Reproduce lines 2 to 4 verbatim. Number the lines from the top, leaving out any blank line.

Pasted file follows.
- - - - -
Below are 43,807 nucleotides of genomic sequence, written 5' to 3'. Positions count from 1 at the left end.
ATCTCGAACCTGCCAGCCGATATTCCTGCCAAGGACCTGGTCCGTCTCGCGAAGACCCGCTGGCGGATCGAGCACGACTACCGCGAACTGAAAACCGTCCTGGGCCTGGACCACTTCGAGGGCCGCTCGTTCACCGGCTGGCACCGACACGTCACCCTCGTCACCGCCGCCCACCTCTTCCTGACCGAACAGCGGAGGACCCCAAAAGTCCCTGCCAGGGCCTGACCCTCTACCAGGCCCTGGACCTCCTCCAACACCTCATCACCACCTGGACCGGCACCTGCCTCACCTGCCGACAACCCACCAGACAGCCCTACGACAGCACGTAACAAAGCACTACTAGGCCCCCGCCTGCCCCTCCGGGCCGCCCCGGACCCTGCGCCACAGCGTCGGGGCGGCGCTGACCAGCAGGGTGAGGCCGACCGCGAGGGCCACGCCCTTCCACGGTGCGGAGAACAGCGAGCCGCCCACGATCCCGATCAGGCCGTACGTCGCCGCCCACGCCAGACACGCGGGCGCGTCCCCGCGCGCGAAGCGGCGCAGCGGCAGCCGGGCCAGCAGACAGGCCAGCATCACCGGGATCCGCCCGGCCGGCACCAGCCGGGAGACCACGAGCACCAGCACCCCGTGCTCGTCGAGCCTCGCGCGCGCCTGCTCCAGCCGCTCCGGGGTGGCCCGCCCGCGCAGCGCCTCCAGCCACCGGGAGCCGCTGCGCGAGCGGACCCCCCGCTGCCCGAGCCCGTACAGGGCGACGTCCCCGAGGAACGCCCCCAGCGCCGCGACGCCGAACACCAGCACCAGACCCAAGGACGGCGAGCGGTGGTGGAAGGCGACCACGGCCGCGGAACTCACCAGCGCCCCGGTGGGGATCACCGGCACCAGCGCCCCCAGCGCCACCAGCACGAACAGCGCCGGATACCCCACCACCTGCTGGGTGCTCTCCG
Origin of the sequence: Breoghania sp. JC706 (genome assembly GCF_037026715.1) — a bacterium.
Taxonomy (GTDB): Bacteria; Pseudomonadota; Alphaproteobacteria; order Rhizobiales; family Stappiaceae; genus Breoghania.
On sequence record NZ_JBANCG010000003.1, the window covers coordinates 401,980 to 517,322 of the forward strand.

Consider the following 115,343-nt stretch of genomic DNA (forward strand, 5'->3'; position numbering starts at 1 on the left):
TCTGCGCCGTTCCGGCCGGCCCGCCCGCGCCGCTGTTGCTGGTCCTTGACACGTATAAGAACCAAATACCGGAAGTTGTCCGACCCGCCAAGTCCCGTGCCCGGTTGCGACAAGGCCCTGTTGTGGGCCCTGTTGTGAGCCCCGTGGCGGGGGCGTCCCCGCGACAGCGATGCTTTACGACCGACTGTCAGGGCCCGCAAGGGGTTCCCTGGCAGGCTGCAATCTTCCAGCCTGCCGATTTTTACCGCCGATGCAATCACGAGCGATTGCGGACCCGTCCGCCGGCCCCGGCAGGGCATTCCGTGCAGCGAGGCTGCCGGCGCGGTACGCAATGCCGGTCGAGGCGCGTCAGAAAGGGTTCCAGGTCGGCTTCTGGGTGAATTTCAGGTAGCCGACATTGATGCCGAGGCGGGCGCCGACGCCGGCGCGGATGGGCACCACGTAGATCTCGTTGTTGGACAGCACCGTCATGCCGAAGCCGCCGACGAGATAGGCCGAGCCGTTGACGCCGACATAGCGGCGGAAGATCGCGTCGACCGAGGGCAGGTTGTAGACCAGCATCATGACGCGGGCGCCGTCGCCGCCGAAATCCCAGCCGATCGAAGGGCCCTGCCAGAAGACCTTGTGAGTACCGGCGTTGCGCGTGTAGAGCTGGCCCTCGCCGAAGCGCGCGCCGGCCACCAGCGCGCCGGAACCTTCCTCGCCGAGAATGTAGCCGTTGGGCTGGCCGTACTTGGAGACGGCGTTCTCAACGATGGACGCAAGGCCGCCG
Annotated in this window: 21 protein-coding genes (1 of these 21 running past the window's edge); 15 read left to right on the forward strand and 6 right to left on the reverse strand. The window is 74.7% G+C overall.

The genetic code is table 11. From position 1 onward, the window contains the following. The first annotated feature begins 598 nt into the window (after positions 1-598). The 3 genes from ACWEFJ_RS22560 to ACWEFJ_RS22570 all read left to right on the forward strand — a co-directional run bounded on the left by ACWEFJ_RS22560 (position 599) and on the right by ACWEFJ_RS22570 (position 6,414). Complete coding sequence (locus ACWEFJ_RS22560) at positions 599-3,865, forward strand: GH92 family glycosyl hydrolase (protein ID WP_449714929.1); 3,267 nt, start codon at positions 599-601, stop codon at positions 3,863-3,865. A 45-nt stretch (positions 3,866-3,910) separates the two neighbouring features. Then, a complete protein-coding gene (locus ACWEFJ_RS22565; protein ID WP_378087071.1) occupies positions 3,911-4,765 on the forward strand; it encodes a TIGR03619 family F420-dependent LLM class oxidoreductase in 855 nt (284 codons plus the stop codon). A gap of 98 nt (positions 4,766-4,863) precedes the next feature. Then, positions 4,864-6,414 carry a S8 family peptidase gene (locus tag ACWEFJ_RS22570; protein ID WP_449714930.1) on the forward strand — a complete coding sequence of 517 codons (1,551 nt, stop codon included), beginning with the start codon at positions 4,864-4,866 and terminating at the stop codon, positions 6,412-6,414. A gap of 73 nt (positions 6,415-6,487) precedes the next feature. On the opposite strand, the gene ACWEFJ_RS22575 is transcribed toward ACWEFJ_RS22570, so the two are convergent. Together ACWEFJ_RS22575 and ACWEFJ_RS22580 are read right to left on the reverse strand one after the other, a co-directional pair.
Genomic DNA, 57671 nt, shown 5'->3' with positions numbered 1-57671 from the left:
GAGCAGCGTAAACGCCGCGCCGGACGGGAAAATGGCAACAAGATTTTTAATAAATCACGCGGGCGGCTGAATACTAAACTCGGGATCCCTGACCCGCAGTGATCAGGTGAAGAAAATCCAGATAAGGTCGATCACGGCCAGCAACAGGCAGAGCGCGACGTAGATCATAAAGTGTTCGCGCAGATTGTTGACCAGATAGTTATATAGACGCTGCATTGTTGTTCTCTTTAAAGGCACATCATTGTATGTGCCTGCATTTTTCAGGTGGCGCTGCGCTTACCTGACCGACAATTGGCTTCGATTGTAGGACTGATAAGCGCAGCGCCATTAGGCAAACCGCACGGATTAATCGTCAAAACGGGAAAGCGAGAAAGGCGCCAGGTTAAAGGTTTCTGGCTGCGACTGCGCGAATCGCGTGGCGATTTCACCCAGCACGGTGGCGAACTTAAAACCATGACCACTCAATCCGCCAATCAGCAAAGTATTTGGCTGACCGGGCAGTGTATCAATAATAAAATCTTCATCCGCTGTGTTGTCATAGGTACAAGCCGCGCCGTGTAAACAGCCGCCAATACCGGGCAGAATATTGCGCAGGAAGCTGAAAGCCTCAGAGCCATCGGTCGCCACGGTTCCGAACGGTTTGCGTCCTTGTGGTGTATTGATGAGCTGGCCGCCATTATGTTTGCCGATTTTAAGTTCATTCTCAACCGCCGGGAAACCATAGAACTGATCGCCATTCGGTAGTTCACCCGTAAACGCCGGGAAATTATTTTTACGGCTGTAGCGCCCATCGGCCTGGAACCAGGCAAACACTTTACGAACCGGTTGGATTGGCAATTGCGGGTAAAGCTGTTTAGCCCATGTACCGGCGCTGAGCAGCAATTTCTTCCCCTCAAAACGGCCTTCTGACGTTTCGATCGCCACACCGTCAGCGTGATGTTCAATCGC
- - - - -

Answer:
ATCTCGAACCTGCCAGCCGATATTCCTGCCAAGGACCTGGTCCGTCTCGCGAAGACCCGCTGGCGGATCGAGCACGACTACCGCGAACTGAAAACCGTCCTGGGCCTGGACCACTTCGAGGGCCGCTCGTTCACCGGCTGGCACCGACACGTCACCCTCGTCACCGCCGCCCACCTCTTCCTGACCGAACAGCGGAGGACCCCAAAAGTCCCTGCCAGGGCCTGACCCTCTACCAGGCCCTGGACCTCCTCCAACACCTCATCACCACCTGGACCGGCACCTGCCTCACCTGCCGACAACCCACCAGACAGCCCTACGACAGCACGTAACAAAGCACTACTAGGCCCCCGCCTGCCCCTCCGGGCCGCCCCGGACCCTGCGCCACAGCGTCGGGGCGGCGCTGACCAGCAGGGTGAGGCCGACCGCGAGGGCCACGCCCTTCCACGGTGCGGAGAACAGCGAGCCGCCCACGATCCCGATCAGGCCGTACGTCGCCGCCCACGCCAGACACGCGGGCGCGTCCCCGCGCGCGAAGCGGCGCAGCGGCAGCCGGGCCAGCAGACAGGCCAGCATCACCGGGATCCGCCCGGCCGGCACCAGCCGGGAGACCACGAGCACCAGCACCCCGTGCTCGTCGAGCCTCGCGCGCGCCTGCTCCAGCCGCTCCGGGGTGGCCCGCCCGCGCAGCGCCTCCAGCCACCGGGAGCCGCTGCGCGAGCGGACCCCCCGCTGCCCGAGCCCGTACAGGGCGACGTCCCCGAGGAACGCCCCCAGCGCCGCGACGCCGAACACCAGCACCAGACCCAAGGACGGCGAGCGGTGGTGGAAGGCGACCACGGCCGCGGAACTCACCAGCGCCCCGGTGGGGATCACCGGCACCAGCGCCCCCAGCGCCACCAGCACGAACAGCGCCGGATACCCCACCACCTGCTGGGTGCTCTCCG
Origin of the sequence: Breoghania sp. JC706 (genome assembly GCF_037026715.1) — a bacterium.
Taxonomy (GTDB): Bacteria; Pseudomonadota; Alphaproteobacteria; order Rhizobiales; family Stappiaceae; genus Breoghania.